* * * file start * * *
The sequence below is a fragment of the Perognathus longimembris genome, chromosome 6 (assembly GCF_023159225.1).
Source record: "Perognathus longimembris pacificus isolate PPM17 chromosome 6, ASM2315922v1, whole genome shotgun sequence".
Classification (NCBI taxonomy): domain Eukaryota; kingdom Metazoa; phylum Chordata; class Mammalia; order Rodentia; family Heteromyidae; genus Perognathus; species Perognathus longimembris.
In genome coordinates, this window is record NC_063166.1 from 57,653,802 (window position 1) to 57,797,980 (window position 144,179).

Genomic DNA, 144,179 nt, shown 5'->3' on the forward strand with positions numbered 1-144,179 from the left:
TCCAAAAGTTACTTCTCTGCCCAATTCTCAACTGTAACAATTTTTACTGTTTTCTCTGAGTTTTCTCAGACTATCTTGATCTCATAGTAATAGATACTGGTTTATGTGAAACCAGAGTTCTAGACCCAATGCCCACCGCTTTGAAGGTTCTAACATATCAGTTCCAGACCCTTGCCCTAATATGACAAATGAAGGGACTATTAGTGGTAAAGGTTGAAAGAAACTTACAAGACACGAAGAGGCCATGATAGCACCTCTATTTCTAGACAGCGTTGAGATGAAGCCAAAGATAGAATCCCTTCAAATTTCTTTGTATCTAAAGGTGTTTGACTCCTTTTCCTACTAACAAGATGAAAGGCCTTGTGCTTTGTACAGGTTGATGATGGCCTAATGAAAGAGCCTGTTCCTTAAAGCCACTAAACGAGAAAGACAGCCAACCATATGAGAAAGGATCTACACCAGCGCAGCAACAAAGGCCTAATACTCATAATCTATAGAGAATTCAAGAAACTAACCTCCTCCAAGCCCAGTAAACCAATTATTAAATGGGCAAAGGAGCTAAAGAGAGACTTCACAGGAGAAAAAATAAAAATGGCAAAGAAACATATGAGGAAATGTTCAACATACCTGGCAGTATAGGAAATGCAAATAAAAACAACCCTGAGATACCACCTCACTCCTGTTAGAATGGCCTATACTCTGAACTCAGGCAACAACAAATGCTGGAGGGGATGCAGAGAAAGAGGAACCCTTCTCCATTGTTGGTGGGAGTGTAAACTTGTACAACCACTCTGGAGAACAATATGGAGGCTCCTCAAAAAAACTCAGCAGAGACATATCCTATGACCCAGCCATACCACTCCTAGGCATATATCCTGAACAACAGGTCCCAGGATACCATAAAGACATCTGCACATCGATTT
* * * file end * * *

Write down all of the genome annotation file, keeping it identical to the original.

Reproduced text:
The sequence below is a fragment of the Perognathus longimembris genome, chromosome 6 (assembly GCF_023159225.1).
Source record: "Perognathus longimembris pacificus isolate PPM17 chromosome 6, ASM2315922v1, whole genome shotgun sequence".
Classification (NCBI taxonomy): domain Eukaryota; kingdom Metazoa; phylum Chordata; class Mammalia; order Rodentia; family Heteromyidae; genus Perognathus; species Perognathus longimembris.
In genome coordinates, this window is record NC_063166.1 from 57,653,802 (window position 1) to 57,797,980 (window position 144,179).

Genomic DNA, 144,179 nt, shown 5'->3' on the forward strand with positions numbered 1-144,179 from the left:
TCCAAAAGTTACTTCTCTGCCCAATTCTCAACTGTAACAATTTTTACTGTTTTCTCTGAGTTTTCTCAGACTATCTTGATCTCATAGTAATAGATACTGGTTTATGTGAAACCAGAGTTCTAGACCCAATGCCCACCGCTTTGAAGGTTCTAACATATCAGTTCCAGACCCTTGCCCTAATATGACAAATGAAGGGACTATTAGTGGTAAAGGTTGAAAGAAACTTACAAGACACGAAGAGGCCATGATAGCACCTCTATTTCTAGACAGCGTTGAGATGAAGCCAAAGATAGAATCCCTTCAAATTTCTTTGTATCTAAAGGTGTTTGACTCCTTTTCCTACTAACAAGATGAAAGGCCTTGTGCTTTGTACAGGTTGATGATGGCCTAATGAAAGAGCCTGTTCCTTAAAGCCACTAAACGAGAAAGACAGCCAACCATATGAGAAAGGATCTACACCAGCGCAGCAACAAAGGCCTAATACTCATAATCTATAGAGAATTCAAGAAACTAACCTCCTCCAAGCCCAGTAAACCAATTATTAAATGGGCAAAGGAGCTAAAGAGAGACTTCACAGGAGAAAAAATAAAAATGGCAAAGAAACATATGAGGAAATGTTCAACATACCTGGCAGTATAGGAAATGCAAATAAAAACAACCCTGAGATACCACCTCACTCCTGTTAGAATGGCCTATACTCTGAACTCAGGCAACAACAAATGCTGGAGGGGATGCAGAGAAAGAGGAACCCTTCTCCATTGTTGGTGGGAGTGTAAACTTGTACAACCACTCTGGAGAACAATATGGAGGCTCCTCAAAAAAACTCAGCAGAGACATATCCTATGACCCAGCCATACCACTCCTAGGCATATATCCTGAACAACAGGTCCCAGGATACCATAAAGACATCTGCACATCGATTT